Miniature book production slowed down a little bit for the holiday season: working in a shop is always a bit exhausting at Christmas! I also got a little distracted by a new sculpting material (what a surprise), but more about that later. I’m pleased to report that having listed a handful of necklaces on Etsy in November, and having done zero self-promotion other than my posts here, I’ve sold a good few. Some online and some just through enquiries from people who saw me wearing mine at work!
As always, I’m constantly researching the next possible upgrade or improvement to technique. Since November I’ve started adding hand-sewn headbands to all but the tiniest books. I think it makes them extra interesting, even if it’s incredibly fiddly and takes a while to sew.
I’ve also bought some nice hammered white 100gsm paper, and similar in cream, to make the pages of the books. Up until now I was using drawing paper left over from my art school days which was perfectly serviceable but I do like to know exactly what I’m using in case people ask. It also means I can print onto the pages before binding. So far I’ve only used this to add a logo to the last page of the miniature books (I was signing and dating them before) but it has the potential to allow me to print text on every page, and create an actual miniature book. I’ll probably give this a go with short poems in the new year.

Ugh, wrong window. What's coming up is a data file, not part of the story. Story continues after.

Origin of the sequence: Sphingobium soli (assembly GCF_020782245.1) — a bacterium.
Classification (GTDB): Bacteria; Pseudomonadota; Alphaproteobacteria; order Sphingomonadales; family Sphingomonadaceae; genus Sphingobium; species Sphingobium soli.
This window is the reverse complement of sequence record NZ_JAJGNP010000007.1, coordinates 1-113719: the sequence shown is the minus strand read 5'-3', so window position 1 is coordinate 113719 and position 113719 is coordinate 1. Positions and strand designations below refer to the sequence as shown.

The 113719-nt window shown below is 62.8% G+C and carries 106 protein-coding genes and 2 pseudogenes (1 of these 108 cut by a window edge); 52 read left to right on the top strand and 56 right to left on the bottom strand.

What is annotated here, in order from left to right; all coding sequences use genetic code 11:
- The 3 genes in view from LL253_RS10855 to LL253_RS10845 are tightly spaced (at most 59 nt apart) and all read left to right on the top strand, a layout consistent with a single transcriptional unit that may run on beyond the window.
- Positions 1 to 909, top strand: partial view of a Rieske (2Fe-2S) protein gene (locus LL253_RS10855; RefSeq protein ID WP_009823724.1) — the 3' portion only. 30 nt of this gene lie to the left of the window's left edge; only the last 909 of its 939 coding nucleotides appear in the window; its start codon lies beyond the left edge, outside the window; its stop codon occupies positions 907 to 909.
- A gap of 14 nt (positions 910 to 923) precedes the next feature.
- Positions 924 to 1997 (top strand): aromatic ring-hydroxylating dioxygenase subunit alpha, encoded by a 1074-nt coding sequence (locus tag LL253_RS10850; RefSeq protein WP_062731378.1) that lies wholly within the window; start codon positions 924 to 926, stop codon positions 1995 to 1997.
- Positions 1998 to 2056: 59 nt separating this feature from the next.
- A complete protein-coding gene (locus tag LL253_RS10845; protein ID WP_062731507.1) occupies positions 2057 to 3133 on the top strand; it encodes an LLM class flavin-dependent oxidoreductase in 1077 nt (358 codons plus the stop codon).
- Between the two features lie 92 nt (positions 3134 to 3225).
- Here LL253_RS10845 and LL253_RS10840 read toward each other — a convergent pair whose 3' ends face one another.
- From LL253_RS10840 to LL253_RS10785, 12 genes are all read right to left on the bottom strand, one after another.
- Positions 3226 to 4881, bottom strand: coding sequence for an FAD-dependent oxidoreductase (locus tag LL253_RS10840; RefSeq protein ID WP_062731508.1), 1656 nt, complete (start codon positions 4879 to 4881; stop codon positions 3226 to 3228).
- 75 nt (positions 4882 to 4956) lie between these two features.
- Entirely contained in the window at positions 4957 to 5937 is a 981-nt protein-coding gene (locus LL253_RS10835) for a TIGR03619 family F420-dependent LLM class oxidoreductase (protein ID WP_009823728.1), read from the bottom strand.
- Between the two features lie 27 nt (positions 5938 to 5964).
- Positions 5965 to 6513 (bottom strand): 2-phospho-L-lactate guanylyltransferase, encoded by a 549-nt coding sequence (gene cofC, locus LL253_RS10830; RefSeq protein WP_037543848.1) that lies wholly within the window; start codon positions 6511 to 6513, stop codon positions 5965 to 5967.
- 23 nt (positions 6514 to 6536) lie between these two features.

Next I think I’ll try adding multiple books to a necklace: making a kind of miniature library accessory. That’ll be more of an aesthetic challenge than a technical one.
At some point I want to try embossing gold leaf onto the miniature books. I’ve lettered book spines at book binding courses in the past, but there we used hulking great machines to hold and heat the letters so adapting the process to a small scale without blowing my budget on a miniature stove will be a good challenge.